However, I do not doubt your experience and if you could give me dates and times you travelled when services were delayed or cancelled due to train failure, I’ll investigate and give an explanation.

Congestion

Since we were first awarded the franchise in 2006, passenger numbers have increased by around 40%, the bulk of this growth being in peak commuter numbers. And it’s fair to say that growth on this scale was not predicted by the Department for Transport when it set our franchise specification in 2002/3. To meet the demand, we are operating around 300 additional services (and the same is true for other operators serving the London Bridge corridor and Victoria).
Unfortunately, the track and signalling capacity has not increased concomitantly. Trains are bunched very close together at intervals of just a few minutes and even a small delay to one train will have a domino effect on other lines and services as trains stack up behind one another waiting for a platform slot.
This explains why train punctuality is always better at weekends and Bank Holidays when fewer services operate and routes are clearer.
The position will improve once the Thameslink programme works are completed in 2018.

Over crowding/reductions in carriage numbers

As explained, passenger numbers have increased by around 40% over the past ten years. However, save for the high speed trains from Ashford serving St. Pancras, (which arguably are of no benefit to commuters travelling from the borough of Lewisham), we have had no new rolling stock. We have done everything possible to mitigate this. Thanks to revised maintenance techniques the engineering team has managed to put more trains in passenger service than ever before. And we match capacity with demand by taking units off the less busy trains and add them to the busier ones. There is no overall reduction in carriage numbers and all available units are in passenger service.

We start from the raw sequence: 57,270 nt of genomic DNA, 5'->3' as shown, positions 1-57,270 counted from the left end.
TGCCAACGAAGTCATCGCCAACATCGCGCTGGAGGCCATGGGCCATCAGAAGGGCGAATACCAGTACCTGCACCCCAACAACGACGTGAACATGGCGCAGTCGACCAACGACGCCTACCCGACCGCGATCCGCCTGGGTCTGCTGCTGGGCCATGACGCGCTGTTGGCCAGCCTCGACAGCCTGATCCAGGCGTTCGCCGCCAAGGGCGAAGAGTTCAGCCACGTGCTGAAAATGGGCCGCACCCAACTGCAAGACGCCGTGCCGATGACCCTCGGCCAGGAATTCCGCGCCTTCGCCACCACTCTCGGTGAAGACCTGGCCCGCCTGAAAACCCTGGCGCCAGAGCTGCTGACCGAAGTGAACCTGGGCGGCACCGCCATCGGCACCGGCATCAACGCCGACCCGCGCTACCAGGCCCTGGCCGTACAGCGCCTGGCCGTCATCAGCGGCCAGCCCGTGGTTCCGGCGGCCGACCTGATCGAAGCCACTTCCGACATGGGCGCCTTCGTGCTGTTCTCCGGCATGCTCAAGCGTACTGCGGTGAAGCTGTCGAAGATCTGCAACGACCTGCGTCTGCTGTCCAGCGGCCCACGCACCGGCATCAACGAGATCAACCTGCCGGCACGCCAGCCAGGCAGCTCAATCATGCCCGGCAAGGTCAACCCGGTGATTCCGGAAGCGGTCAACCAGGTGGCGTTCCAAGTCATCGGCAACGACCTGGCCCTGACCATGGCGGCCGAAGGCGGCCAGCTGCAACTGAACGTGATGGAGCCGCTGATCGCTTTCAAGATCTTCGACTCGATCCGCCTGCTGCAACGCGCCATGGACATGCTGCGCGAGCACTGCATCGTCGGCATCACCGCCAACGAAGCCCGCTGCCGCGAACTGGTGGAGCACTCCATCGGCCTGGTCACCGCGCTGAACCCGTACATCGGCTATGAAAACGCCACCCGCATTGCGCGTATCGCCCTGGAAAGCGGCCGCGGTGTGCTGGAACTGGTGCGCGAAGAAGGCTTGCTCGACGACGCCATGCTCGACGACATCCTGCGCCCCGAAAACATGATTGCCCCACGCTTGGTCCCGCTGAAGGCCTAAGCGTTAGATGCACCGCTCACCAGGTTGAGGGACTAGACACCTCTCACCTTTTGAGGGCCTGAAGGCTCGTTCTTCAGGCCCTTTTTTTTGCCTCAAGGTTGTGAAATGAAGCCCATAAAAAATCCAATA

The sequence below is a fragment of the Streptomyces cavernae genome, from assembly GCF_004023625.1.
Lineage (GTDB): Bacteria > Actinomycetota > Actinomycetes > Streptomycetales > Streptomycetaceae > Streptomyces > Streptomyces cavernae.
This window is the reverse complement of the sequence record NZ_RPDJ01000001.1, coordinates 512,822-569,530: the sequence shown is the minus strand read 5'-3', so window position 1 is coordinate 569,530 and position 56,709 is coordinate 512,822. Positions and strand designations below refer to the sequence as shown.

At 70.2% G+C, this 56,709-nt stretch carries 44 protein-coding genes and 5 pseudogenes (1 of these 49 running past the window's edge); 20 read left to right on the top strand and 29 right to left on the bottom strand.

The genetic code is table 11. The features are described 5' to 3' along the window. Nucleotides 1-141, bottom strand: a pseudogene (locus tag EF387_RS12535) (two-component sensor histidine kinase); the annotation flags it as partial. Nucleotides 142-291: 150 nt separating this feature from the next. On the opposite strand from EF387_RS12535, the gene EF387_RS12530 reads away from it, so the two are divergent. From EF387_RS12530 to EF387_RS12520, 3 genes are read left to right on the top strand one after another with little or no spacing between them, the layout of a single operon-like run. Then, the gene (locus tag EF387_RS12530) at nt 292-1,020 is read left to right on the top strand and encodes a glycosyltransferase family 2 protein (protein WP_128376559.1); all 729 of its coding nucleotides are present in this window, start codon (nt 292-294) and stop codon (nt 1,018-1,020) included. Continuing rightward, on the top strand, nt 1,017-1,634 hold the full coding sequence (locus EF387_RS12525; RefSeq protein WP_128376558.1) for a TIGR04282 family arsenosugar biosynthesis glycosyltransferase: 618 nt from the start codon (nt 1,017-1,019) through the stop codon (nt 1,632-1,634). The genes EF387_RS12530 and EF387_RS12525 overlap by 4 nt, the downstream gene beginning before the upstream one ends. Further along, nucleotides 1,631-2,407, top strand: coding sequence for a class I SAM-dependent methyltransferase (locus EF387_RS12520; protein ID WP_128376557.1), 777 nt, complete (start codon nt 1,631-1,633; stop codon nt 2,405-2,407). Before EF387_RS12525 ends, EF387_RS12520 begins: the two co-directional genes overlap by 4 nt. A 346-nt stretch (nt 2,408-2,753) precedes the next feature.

The need is for more rolling stock and around 18 months ago we put a business case to the Department for Transport for additional resources and we look forward to a positive decision. MPs in our franchise area, including Heidi Alexander have lobbied the DfT on our behalf and representations from other stakeholders including Lewisham Council would be very welcome. 

Inoperative on-board announcement systems

Before trains leave the depot in the morning all on board systems including the PA system operated from the driver cab will be tested to ensure they are in working order. Drivers are also required to make announcements and this is particularly true when services are delayed or disrupted. However, I’ll be honest and say that some drivers are better at this than others.
If you could let me have examples including dates and times where on- board train announcements were either non-existent or inadequate I will investigate.

Last minute platform changes, Waterloo East

As explained above due to our operating more peak services to meet growing passenger demand, routes to London terminals are increasingly busy. This is particularly true of services to Cannon Street and Charing Cross where, due to the Thameslink works, performance has been affected by the loss of half the capacity at London Bridge.
During peak periods trains are very tightly bunched and if one service is delayed this will have a knock-on impact on others meaning they lose their platform slot and have to be diverted to another. The control room will make long line announcements giving as much notice as possible to passengers, but I appreciate this is inconvenient to those so affected.

Full Papers here